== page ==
4. Top days can be working days and not.
  5. Top 20 days are never with bad weather conditions.
In [5]:
day.sort_values(by = ['cnt'], ascending = False).head(20)
Out[5]:
instant dteday season yr mnth holiday weekday workingday weathersit temp atemp hum windspeed casual registered cnt
623 624 2012-09-15 3 1 9 0 6 0 1 0.608333 0.585867 0.501667 0.247521 3160 5554 8714
637 638 2012-09-29 4 1 9 0 6 0 1 0.542500 0.530296 0.542917 0.227604 2589 5966 8555
630 631 2012-09-22 3 1 9 0 6 0 1 0.650000 0.610488 0.646667 0.283583 2512 5883 8395
447 448 2012-03-23 2 1 3 0 5 1 2 0.601667 0.570067 0.694167 0.116300 2469 5893 8362
504 505 2012-05-19 2 1 5 0 6 0 1 0.600000 0.566908 0.456250 0.083975 3410 4884 8294
617 618 2012-09-09 3 1 9 0 0 0 1 0.610000 0.578925 0.547500 0.224496 2570 5657 8227
571 572 2012-07-25 3 1 7 0 3 1 1 0.724167 0.654054 0.450000 0.164800 1383 6790 8173
629 630 2012-09-21 3 1 9 0 5 1 1 0.599167 0.571971 0.668750 0.154229 1250 6917 8167
643 644 2012-10-05 4 1 10 0 5 1 1 0.615000 0.580187 0.627500 0.106350 1516 6640 8156
518 519 2012-06-02 2 1 6 0 6 0 1 0.583333 0.566288 0.549167 0.186562 2795 5325 8120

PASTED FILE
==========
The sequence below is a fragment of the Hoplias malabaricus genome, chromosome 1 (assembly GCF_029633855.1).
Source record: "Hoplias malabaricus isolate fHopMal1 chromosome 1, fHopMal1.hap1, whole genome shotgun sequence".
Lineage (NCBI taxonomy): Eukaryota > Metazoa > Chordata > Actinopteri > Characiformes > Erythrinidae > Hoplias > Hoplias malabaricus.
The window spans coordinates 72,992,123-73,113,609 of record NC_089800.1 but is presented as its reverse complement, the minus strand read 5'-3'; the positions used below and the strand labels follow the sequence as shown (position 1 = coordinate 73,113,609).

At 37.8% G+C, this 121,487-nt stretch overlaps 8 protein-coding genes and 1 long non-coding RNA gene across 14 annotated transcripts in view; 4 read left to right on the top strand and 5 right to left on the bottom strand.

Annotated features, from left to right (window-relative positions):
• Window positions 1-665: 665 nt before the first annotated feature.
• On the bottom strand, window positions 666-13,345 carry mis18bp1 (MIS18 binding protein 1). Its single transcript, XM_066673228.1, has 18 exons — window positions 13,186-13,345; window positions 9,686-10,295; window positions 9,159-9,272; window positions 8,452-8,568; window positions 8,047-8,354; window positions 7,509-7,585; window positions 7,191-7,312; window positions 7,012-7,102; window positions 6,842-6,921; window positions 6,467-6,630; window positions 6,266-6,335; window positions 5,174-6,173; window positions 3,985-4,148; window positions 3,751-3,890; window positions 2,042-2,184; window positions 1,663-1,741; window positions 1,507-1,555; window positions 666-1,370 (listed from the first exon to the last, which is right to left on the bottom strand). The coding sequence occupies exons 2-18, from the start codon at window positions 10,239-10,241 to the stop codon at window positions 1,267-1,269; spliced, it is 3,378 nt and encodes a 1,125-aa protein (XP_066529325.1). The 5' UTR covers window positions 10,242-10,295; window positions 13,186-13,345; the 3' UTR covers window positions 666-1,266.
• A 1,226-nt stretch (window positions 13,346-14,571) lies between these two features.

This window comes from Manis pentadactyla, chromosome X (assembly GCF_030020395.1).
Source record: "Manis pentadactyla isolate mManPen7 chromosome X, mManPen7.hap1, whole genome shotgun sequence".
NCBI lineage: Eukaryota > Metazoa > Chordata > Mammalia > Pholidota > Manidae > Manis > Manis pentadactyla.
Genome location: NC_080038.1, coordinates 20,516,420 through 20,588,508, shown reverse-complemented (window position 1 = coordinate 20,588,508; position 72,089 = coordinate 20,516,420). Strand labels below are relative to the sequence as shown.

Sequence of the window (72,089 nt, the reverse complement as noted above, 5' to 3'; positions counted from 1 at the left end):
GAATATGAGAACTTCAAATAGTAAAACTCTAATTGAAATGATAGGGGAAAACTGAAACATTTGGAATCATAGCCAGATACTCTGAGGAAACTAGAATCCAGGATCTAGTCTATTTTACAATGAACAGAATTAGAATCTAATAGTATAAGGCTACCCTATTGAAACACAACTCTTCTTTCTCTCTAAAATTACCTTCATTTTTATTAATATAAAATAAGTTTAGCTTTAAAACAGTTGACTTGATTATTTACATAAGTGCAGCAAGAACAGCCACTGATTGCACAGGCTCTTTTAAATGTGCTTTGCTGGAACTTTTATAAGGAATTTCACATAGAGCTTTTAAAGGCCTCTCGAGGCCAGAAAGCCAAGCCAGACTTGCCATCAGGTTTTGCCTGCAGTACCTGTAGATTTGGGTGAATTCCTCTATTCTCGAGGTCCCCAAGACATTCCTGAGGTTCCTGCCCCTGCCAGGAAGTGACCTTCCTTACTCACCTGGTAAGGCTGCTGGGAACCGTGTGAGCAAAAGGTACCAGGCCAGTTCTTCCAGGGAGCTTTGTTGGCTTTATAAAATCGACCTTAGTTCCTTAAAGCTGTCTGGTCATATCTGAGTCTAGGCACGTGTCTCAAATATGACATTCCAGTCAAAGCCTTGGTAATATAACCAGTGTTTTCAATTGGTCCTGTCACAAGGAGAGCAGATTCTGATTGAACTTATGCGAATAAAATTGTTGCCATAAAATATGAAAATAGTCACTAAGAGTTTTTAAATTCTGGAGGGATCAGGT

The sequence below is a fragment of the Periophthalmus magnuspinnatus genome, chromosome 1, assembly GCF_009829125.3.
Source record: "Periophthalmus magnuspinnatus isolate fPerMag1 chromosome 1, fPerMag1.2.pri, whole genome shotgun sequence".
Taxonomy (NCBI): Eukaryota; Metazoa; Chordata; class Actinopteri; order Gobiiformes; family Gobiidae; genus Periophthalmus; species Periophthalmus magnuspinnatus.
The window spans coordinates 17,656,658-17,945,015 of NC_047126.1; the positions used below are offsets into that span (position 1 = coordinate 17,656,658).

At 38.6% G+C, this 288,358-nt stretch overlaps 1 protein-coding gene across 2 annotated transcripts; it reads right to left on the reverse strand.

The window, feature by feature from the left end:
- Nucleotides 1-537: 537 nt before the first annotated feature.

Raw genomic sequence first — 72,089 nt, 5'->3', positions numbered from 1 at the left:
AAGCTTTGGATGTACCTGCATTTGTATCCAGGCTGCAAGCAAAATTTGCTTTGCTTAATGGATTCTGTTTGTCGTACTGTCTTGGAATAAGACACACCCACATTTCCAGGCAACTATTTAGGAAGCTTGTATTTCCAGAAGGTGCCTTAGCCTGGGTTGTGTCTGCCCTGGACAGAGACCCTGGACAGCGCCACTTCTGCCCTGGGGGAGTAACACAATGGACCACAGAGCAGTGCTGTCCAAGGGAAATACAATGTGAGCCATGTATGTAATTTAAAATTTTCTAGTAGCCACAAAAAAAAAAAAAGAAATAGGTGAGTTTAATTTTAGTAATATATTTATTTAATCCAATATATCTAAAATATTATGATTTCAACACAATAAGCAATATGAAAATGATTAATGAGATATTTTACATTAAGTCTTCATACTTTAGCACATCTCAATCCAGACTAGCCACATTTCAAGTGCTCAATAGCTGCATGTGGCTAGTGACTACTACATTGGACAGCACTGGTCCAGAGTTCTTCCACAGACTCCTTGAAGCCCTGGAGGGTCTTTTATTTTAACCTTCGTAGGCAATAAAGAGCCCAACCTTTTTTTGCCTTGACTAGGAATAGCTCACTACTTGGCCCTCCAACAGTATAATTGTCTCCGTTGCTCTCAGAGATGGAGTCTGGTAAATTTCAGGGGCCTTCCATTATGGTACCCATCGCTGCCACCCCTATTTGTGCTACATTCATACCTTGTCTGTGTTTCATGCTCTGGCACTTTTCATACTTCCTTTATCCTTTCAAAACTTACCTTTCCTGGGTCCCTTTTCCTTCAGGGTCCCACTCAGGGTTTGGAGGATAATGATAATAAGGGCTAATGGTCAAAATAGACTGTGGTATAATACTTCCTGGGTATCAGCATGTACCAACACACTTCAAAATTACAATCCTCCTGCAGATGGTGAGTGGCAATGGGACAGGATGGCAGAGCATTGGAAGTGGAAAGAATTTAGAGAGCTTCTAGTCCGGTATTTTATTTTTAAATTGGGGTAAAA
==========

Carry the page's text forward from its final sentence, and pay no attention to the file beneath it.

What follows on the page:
658 659 2012-10-20 4 1 10 0 6 0 1 0.484167 0.472842 0.572917 0.117537 2806 5284 8090
622 623 2012-09-14 3 1 9 0 5 1 1 0.633333 0.594083 0.672500 0.103863 1379 6630 8009
644 645 2012-10-06 4 1 10 0 6 0 1 0.554167 0.538521 0.664167 0.268025 3031 4934 7965
631 632 2012-09-23 4 1 9 0 0 0 1 0.529167 0.518933 0.467083 0.223258 2454 5453 7907
620 621 2012-09-12 3 1 9 0 3 1 1 0.599167 0.570075 0.577083 0.131846 1050 6820 7870
595 596 2012-08-18 3 1 8 0 6 0 1 0.678333 0.618071 0.603333 0.177867 2827 5038 7865
665 666 2012-10-27 4 1 10 0 6 0 2 0.530000 0.515133 0.720000 0.235692 2643 5209 7852
441 442 2012-03-17 1 1 3 0 6 0 2 0.514167 0.505046 0.755833 0.110704 3155 4681 7836
621 622 2012-09-13 3 1 9 0 4 1 1 0.612500 0.579558 0.637083 0.082721 1054 6750 7804
619 620 2012-09-11 3 1 9 0 2 1 1 0.577500 0.554292 0.520000 0.092054 1070 6697 7767

Lets consider the distribution of utilization (per day and per hour) over the years and some categorical variables.

In [6]: